Housing poverty - a headache for Eurasia
Eurasia is often thought of as having more developed housing than many other parts of the world. Recently, however, international attention has been focusing on several types of “housing poverty” in the region.
For example, in Kyrgyzstan and Tajikistan around 70% of dwellings lack a bath or a shower. In Uzbekistan, this figure is more than 80%. And in the rural parts of Kyrgyzstan, only 17% of homes have piped water.
In the EU, housing-related expenditure is the largest component of consumer spending. According to the International Union of Tenants, in 2012 it accounted for 23% of total household expenditures. For 12% of the population, it accounts for 40% of their expenditures.
In the past relatively little attention was paid to energy efficiency in construction and in heating systems. As a result, for households living in older buildings, including a majority of the poor, energy bills are now very high and many people are living in energy poverty. According to the EU Statistics on Income and Living Conditions, every tenth person in the EU lives in a household that was unable to pay its utility bills at some time during the last year.
Problems such as these prompted five international organizations to organize a second “Housing Forum: Europe and Central Asia” as a platform for decision-makers to explore solutions to housing challenges in these regions. These organizations are: Habitat for Humanity International, the International Federation of Red Cross and Red Crescent Societies, the United Nations Development Programme, the United Nations Economic Commission for Europe (UNECE) and the United Nations Human Settlements Programme (UN-HABITAT).
The Housing Forum was held from 22 to 24 April at the Palais des Nations, Geneva, Switzerland. Participants discussed ways to address housing problems, develop affordable housing solutions for the poor and bring together businesses and the public sector in order to accomplish these objectives.
In his closing statement at the Forum, Sven Alkalaj, UNECE Executive Secretary, reminded participants that over 50 million people in the UNECE region still live in informal settlements. Many homes are not sufficiently insulated. Systems for maintaining and developing homes that meet the needs of poor and vulnerable groups need to be improved. He also reiterated the UNECE’s commitment to addressing these housing challenges. He said, “I am confident, “that the outcomes of this Forum will provide an important input to the high-level discussion at the UNECE’s Ministerial meeting on housing and land management, which takes place this October, where Ministers from throughout the region will set policy and discuss how they can work to resolve housing and land management challenges”.
More information on the second Housing Forum: Europe and Central Asia can be found at http://www.unece.org/index.php?id=31595.
For any queries or additional information, please contact:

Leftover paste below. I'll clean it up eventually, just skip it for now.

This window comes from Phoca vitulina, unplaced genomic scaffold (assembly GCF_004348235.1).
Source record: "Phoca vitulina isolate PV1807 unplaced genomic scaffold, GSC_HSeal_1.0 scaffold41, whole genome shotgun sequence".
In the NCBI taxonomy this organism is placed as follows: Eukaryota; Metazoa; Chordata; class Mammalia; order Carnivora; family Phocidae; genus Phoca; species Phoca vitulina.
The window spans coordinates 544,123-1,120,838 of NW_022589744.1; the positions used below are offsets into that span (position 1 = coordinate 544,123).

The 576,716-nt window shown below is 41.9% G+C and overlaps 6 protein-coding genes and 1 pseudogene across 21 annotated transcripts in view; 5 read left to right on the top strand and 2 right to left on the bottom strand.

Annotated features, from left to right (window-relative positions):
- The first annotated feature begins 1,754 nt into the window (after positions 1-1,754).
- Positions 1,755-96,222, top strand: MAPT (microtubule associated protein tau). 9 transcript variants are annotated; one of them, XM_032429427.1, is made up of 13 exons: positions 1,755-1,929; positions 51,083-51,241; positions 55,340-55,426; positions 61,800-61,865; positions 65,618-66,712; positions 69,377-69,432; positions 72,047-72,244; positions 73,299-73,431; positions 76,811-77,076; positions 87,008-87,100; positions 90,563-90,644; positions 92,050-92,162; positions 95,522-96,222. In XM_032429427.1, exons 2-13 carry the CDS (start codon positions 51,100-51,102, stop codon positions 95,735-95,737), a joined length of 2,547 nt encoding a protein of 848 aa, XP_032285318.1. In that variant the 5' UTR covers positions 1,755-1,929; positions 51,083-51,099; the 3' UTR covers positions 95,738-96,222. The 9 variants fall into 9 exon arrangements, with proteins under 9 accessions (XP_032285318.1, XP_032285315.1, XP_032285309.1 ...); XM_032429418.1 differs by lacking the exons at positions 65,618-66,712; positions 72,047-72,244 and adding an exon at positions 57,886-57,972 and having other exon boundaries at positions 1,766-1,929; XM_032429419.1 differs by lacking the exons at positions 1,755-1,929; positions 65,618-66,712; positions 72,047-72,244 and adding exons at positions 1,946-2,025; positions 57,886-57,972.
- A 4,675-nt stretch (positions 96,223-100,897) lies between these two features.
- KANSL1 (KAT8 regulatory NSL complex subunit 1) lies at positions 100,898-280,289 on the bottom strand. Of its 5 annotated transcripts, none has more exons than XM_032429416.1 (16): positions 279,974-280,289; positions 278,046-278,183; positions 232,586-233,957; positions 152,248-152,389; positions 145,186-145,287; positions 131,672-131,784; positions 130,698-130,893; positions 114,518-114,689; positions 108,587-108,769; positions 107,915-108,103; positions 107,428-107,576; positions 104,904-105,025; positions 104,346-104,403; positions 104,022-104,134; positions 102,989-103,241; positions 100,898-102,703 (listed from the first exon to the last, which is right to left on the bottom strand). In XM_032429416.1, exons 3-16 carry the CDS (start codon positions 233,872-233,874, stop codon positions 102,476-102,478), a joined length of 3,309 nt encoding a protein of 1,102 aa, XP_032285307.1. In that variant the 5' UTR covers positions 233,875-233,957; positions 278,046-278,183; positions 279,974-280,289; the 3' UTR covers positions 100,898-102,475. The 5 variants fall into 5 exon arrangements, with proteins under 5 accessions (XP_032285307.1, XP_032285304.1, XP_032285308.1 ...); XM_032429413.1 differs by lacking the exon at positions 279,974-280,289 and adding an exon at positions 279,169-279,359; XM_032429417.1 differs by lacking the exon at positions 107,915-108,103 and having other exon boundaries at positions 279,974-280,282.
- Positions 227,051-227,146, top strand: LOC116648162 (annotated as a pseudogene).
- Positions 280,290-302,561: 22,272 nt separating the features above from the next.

Housing and Land Management Unit
Telephone: +41 (0)22 917 1357
Note to editors
About the organizers of the Housing Forum
About Habitat for Humanity International
Habitat for Humanity International is a Christian nonprofit organization dedicated to the cause of eliminating poverty housing. Since its founding in 1976, Habitat has built and renovated more than 600,000 homes worldwide, providing simple, decent and affordable shelter for more than 3 million people. For more information, visit www.habitateurope.org.
About International Federation of Red Cross and Red Crescent Societies
The International Federation of Red Cross and Red Crescent Societies (IFRC) is the world’s largest humanitarian organization. It works to support and develop the capacities of its member National Societies around the world in their humanitarian mission to assist the most vulnerable members of society, without discrimination as to nationality, race, religious beliefs, class or political opinions. The IFRC’s work focuses on four core areas: promoting humanitarian values, disaster response, disaster preparedness, and health and community care. The IFRC is the convener of the General Shelter Cluster for natural disasters. For more information, visit www.ifrc.org.
The United Nations Development Programme (UNDP) is the UN’s global development network, an organization advocating for change and connecting countries to knowledge, experience and resources to help people build a better life. UNDP in Europe and the Commonwealth of Independent States is on the ground in 28 countries and territories in Central and Eastern Europe, the Caucasus and Central Asia. For more information, visit www.undp.org.
The United Nations Economic Commission for Europe (UNECE) is one of five regional commissions of the United Nations. It was established in 1947 by the UN Economic and Social Council. The overall mandate of the UNECE is to facilitate greater economic integration and cooperation among its fifty-six Member States and promote sustainable development and economic prosperity. For more information, visit www.unece.org.
The United Nations Human Settlements Programme, UN-HABITAT, is the United Nations agency for human settlements. It is mandated by the UN General Assembly to promote socially and environmentally sustainable towns and cities with the goal of providing adequate shelter for all. UN-Habitat programmes are designed to help policy-makers and local communities to get to grips with the human settlements and urban issues and find workable, lasting solutions. For more information, visit www.unhabitat.org.